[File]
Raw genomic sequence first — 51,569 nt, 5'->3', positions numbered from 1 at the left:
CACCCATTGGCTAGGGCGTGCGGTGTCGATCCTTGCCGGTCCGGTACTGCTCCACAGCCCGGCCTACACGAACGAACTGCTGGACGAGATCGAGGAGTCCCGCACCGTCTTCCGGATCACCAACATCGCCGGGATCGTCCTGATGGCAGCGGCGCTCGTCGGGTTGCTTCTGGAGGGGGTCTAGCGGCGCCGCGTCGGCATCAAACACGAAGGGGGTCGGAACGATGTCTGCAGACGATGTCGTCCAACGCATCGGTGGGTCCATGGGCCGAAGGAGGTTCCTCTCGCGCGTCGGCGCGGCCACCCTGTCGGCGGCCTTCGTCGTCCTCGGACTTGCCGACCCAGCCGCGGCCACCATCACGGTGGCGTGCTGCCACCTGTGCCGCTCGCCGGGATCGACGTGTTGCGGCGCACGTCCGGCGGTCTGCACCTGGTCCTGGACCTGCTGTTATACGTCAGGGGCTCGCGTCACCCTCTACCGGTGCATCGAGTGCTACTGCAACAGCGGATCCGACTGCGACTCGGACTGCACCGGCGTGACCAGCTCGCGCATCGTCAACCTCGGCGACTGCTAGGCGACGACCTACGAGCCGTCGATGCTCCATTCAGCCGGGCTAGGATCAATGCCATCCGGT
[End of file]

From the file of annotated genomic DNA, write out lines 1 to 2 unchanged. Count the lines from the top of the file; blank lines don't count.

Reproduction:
Raw genomic sequence first — 51,569 nt, 5'->3', positions numbered from 1 at the left:
CACCCATTGGCTAGGGCGTGCGGTGTCGATCCTTGCCGGTCCGGTACTGCTCCACAGCCCGGCCTACACGAACGAACTGCTGGACGAGATCGAGGAGTCCCGCACCGTCTTCCGGATCACCAACATCGCCGGGATCGTCCTGATGGCAGCGGCGCTCGTCGGGTTGCTTCTGGAGGGGGTCTAGCGGCGCCGCGTCGGCATCAAACACGAAGGGGGTCGGAACGATGTCTGCAGACGATGTCGTCCAACGCATCGGTGGGTCCATGGGCCGAAGGAGGTTCCTCTCGCGCGTCGGCGCGGCCACCCTGTCGGCGGCCTTCGTCGTCCTCGGACTTGCCGACCCAGCCGCGGCCACCATCACGGTGGCGTGCTGCCACCTGTGCCGCTCGCCGGGATCGACGTGTTGCGGCGCACGTCCGGCGGTCTGCACCTGGTCCTGGACCTGCTGTTATACGTCAGGGGCTCGCGTCACCCTCTACCGGTGCATCGAGTGCTACTGCAACAGCGGATCCGACTGCGACTCGGACTGCACCGGCGTGACCAGCTCGCGCATCGTCAACCTCGGCGACTGCTAGGCGACGACCTACGAGCCGTCGATGCTCCATTCAGCCGGGCTAGGATCAATGCCATCCGGT